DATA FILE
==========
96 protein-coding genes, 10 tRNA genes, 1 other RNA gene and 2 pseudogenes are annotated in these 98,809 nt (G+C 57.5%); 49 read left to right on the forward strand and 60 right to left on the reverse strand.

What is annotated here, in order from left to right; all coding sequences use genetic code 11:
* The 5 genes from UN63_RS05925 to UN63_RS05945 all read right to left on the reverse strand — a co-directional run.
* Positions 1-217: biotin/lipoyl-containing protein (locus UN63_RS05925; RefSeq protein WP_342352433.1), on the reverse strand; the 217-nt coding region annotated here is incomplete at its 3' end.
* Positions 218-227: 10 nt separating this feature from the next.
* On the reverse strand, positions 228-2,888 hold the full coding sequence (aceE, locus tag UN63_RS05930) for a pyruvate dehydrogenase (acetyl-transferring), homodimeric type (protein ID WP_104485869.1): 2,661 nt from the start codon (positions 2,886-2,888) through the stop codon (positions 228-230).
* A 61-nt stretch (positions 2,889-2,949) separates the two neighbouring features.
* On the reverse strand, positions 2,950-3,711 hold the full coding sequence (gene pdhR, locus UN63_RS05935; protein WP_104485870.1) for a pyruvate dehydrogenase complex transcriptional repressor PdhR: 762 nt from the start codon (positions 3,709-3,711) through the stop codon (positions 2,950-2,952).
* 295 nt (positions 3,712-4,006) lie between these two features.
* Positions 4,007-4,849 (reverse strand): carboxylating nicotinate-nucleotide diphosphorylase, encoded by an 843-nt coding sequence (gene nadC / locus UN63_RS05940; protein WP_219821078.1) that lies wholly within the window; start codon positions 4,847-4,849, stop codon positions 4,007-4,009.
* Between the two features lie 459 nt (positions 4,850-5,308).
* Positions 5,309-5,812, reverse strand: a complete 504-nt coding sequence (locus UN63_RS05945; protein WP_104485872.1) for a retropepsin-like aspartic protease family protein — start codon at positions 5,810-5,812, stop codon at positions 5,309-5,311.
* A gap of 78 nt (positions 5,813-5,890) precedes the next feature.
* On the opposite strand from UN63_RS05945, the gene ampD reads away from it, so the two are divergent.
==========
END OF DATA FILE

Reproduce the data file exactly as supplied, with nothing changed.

96 protein-coding genes, 10 tRNA genes, 1 other RNA gene and 2 pseudogenes are annotated in these 98,809 nt (G+C 57.5%); 49 read left to right on the forward strand and 60 right to left on the reverse strand.

What is annotated here, in order from left to right; all coding sequences use genetic code 11:
* The 5 genes from UN63_RS05925 to UN63_RS05945 all read right to left on the reverse strand — a co-directional run.
* Positions 1-217: biotin/lipoyl-containing protein (locus UN63_RS05925; RefSeq protein WP_342352433.1), on the reverse strand; the 217-nt coding region annotated here is incomplete at its 3' end.
* Positions 218-227: 10 nt separating this feature from the next.
* On the reverse strand, positions 228-2,888 hold the full coding sequence (aceE, locus tag UN63_RS05930) for a pyruvate dehydrogenase (acetyl-transferring), homodimeric type (protein ID WP_104485869.1): 2,661 nt from the start codon (positions 2,886-2,888) through the stop codon (positions 228-230).
* A 61-nt stretch (positions 2,889-2,949) separates the two neighbouring features.
* On the reverse strand, positions 2,950-3,711 hold the full coding sequence (gene pdhR, locus UN63_RS05935; protein WP_104485870.1) for a pyruvate dehydrogenase complex transcriptional repressor PdhR: 762 nt from the start codon (positions 3,709-3,711) through the stop codon (positions 2,950-2,952).
* 295 nt (positions 3,712-4,006) lie between these two features.
* Positions 4,007-4,849 (reverse strand): carboxylating nicotinate-nucleotide diphosphorylase, encoded by an 843-nt coding sequence (gene nadC / locus UN63_RS05940; protein WP_219821078.1) that lies wholly within the window; start codon positions 4,847-4,849, stop codon positions 4,007-4,009.
* Between the two features lie 459 nt (positions 4,850-5,308).
* Positions 5,309-5,812, reverse strand: a complete 504-nt coding sequence (locus UN63_RS05945; protein WP_104485872.1) for a retropepsin-like aspartic protease family protein — start codon at positions 5,810-5,812, stop codon at positions 5,309-5,311.
* A gap of 78 nt (positions 5,813-5,890) precedes the next feature.
* On the opposite strand from UN63_RS05945, the gene ampD reads away from it, so the two are divergent.